Friday 9 September 2016

Kubo And The Two Strings (2016) - Movie Review

I find it a tad strange that I would say the following as any kind of positive, but animation studio Laika is basically the hipster haven for animation junkies of late. I say this for two key reasons. The first one being rather obvious, in that their focus on stop-motion animation makes them a healthy alternative to the largely-CGI movie scene when it comes to family-friendly entertainment. The second one is that they stand out alongside industry titans Disney/Pixar and Dreamworks as somewhat of a lesser-known third-party alternative, giving film geeks such as myself an opportunity to introduce others to quality films that they might have otherwise missed.

Prior to this, Laika has released three feature films in their lifetime but they have managed to carry an astounding level of quality control between them. From the surreal horror film Coraline to the poignant love letter to all things considered beyond the norm with Paranorman to the screwball journey of personal belonging with The Boxtrolls, you’re almost guaranteed quality when it comes to this studio. With all that in mind, you better friggin’ believe that I was hyped for today’s film knowing who was behind it. But how does it actually hold up?

The plot: Kubo (Art Parkinson) is a busker in ancient Japan who makes money by telling fantastical stories of his father, the mighty samurai Hanzo. However, when his grandfather the Moon King (Ralph Fiennes) and his daughters the evil Sisters (Rooney Mara) come after him for his remaining eye, it’s up to him and his companions Monkey (Charlize Theron) and Beetle (Matthew McConaughey) to find the three pieces of a mystical suit of armour that will give Kubo the power to defeat the Moon King and save his village.

It is at this point, possibly more so than any other even given its prevalence, that I seriously wish I caught up with my Game Of Thrones before sitting down to watch this film. I say that because, without that, the only prior experience I have of Art Parkinson’s work is with Dracula Untold and San Andreas… not the best legacy, even for a kid this young. That said, though, he does really well as our hero, carrying the right quality in his voice that fits the adventurous storyteller he’s been given. Theron has a bit of fun as Monkey, but mainly she serves as the matronly core of the film, managing to convey so much despite how little dialogue she gets in certain scenes early on. McConaughey, likewise, is very enjoyable as the doofy but lionhearted Beetle, and him combined with Theron and Parkinson probably makes for one of the best triple acts I’ve seen in any film this year. Fiennes, as any millennial will tell you at great length, has plenty of experience playing villains, but his vocal mannerisms combined with the character make for one of the more disarmingly sympathetic antagonists he’s portrayed. Rooney Mara as the evil Sisters is genuinely creepy and unsettling, Brenda Vaccaro is a warming presence to begin with as the elderly Kameyo, and George Takei is also in this movie. You can tell that by how they just had to sneak in his catchphrase.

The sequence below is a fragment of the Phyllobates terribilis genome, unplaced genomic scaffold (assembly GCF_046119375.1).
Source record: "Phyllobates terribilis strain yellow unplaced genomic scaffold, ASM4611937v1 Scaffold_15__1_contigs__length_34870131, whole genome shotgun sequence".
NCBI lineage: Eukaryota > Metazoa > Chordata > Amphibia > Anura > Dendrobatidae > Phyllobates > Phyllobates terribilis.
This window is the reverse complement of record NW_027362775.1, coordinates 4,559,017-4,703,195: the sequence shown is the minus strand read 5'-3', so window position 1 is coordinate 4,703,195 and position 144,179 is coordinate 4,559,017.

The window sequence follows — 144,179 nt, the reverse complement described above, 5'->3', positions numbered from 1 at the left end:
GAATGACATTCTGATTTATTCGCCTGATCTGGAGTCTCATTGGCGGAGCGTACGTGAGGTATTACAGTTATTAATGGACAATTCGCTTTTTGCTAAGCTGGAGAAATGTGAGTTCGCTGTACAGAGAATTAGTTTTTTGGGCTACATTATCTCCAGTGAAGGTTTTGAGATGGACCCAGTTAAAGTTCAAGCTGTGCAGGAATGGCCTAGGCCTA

Much like with Pixar, I feel like I’m just stating the obvious when it comes to Laika’s animation chops. But the fact still remains: This film is stunning in its visuals. Their pedigree for stop-motion is met here, with some truly breath-taking landscapes, not to mention some surprisingly lively action scenes. I say "surprising" because, in contrast to the bonkers near-hyperactivity of their last effort The Boxtrolls, this is an extremely serene film. The main reason why I am completely ignoring any credence to the idea of "Mostly white actors portraying Japanese people = racist" is because these filmmakers definitely understand the idea of showing respect to their methods of storytelling.

I briefly touched on this back with AN, and here is where we get to see the more positive side of that idea: It takes its time, inducing an almost meditative state with how it lets the audience drink in every pixel on the screen, but it never enters the realms of dull. If anything, based solely on the animation, this might be one of the most engaging family films I’m expecting to see for a long time. However, this actually manages to push the envelope in terms of what Laika is capable, as a lot of the animation focuses less on the stop-motion characters and more on paper, leaves and other things that usually serve as a test to make sure animators know what they’re doing. The way this film uses these seemingly lifeless elements, especially whenever characters are telling stories, is spellbinding in how good it is. Even as someone who holds up Laika to a certain lofty standard, I am genuinely impressed that they are capable of something like this.